On 8 Apr., 13:18, William Hughes <wpihug...@gmail.com> wrote: > On Apr 8, 12:56 pm, WM <mueck...@rz.fh-augsburg.de> wrote: > > > > > You can remove a finite set of lines without removing the infinite > > set. That is obvious. But why should it not be possible to remove all > > finite lines? > > I said the "collection of all lines" (this is the same > as the "collection of all finite lines"). The collection > of all finite lines is D and it is not possible > to remove D without leaving the empty set.
That is not in accordance with your statement: "Because the fact that for every finite union P is true, says nothing about whether P is true for an infinite union."
> Do you agree > > There is no contradiction in saying that you can > remove any one line (plus its predecessors) without > changing the union but you cannot > remove the collection of all lines without changing > the union. > > Yes or No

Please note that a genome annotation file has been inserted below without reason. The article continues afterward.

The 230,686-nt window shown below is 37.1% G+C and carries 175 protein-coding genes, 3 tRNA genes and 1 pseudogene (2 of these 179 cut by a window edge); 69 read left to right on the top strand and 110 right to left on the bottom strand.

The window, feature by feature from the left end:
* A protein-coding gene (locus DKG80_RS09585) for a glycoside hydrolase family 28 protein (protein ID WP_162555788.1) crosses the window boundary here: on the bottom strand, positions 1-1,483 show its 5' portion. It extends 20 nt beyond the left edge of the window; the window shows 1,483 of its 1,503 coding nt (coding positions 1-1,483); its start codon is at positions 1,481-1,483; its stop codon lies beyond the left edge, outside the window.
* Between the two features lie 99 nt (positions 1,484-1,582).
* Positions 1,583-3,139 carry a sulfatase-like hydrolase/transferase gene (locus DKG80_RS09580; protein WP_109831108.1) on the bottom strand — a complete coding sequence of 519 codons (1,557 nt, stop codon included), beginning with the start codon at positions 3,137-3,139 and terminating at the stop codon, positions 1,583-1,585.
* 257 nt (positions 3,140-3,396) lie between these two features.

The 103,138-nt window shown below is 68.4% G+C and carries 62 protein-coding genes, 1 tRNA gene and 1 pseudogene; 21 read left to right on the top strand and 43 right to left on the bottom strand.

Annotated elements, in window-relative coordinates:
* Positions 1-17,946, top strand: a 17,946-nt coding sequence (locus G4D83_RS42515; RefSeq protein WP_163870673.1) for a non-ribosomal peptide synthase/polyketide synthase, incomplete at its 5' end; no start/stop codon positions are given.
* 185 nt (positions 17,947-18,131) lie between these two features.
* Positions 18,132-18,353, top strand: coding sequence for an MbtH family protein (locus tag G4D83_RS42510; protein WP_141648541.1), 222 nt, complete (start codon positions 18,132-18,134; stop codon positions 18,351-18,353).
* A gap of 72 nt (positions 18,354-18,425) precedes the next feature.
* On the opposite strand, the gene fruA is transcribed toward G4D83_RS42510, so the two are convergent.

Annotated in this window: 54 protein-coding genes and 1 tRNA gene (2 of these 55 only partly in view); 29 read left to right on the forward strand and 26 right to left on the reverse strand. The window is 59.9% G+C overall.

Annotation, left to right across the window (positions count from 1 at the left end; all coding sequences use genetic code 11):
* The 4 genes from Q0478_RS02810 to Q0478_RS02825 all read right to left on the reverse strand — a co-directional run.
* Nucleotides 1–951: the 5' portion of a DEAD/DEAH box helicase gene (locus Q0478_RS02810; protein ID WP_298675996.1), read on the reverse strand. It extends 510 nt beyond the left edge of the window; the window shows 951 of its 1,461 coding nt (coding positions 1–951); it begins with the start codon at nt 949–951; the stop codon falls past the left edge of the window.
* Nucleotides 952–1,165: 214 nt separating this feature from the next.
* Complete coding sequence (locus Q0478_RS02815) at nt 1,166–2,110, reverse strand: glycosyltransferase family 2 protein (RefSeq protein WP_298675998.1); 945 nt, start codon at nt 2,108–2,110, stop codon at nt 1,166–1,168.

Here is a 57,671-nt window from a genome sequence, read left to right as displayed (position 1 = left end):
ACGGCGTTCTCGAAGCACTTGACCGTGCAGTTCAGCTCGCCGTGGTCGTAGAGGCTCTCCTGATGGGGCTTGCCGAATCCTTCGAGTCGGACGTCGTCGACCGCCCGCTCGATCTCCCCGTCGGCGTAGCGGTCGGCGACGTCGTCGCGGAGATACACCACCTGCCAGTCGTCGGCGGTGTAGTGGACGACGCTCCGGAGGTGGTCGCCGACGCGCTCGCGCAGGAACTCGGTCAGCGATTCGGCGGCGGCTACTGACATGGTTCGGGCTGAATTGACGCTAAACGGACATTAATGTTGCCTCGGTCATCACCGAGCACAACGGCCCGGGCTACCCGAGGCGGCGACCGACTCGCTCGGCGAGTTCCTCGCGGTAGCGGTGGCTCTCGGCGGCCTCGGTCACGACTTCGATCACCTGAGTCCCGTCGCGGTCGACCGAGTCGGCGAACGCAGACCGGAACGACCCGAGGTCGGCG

That depends on your statement quoted above and your answer to my third question: (3) Is the union of these FISONs 1/9? You said yes.
Obviously we can remove from an actually infinite line 1/9 = 0.111... all FIS of indices.
Remember the definition of actually infinite for that case: The number of indices in 0.111... is larger than every finite number of indices and therefore cannot be reached by a sequence that contains only finite numbers of indices. 0.1 0.11 0.111 ... Therefore it cannot be removed by removing all finite lines.
In order to proceed, you have to assume a difference between an infinite sequence of finite unions and an infinite union. But that will be difficult to explain.